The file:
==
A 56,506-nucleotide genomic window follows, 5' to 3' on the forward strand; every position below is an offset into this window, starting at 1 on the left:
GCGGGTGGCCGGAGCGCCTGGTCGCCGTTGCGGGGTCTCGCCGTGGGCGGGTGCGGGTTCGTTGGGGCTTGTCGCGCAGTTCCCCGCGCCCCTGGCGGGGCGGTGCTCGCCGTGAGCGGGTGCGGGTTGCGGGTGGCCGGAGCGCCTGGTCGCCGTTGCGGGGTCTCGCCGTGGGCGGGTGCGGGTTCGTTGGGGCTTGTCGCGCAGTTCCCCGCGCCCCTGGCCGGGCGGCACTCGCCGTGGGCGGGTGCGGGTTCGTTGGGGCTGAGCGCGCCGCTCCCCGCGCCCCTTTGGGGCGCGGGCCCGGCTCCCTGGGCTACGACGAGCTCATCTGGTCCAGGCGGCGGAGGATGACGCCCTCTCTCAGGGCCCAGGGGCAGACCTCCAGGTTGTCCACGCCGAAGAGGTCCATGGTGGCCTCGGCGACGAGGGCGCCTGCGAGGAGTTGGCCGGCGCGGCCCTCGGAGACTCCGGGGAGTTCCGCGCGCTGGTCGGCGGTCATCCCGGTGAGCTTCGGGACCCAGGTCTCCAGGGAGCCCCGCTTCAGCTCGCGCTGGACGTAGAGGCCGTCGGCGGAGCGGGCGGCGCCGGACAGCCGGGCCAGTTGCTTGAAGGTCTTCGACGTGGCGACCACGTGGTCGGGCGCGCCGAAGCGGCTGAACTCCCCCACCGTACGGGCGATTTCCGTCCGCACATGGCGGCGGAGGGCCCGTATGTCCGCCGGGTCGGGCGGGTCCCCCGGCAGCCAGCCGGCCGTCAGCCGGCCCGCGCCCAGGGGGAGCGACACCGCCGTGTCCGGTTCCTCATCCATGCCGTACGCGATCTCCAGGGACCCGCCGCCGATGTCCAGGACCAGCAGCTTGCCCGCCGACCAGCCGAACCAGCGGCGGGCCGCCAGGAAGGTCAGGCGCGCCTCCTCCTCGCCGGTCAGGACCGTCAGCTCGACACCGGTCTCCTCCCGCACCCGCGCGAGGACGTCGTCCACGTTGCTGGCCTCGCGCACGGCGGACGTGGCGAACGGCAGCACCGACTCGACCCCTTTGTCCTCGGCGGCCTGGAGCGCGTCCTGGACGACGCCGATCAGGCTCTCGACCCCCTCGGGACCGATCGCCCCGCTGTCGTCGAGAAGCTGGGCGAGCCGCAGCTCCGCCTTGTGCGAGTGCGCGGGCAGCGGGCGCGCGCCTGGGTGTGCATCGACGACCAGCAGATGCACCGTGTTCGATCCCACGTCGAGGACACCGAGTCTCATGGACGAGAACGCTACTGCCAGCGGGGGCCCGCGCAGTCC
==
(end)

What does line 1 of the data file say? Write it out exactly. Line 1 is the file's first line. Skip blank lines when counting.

A 56,506-nucleotide genomic window follows, 5' to 3' on the forward strand; every position below is an offset into this window, starting at 1 on the left: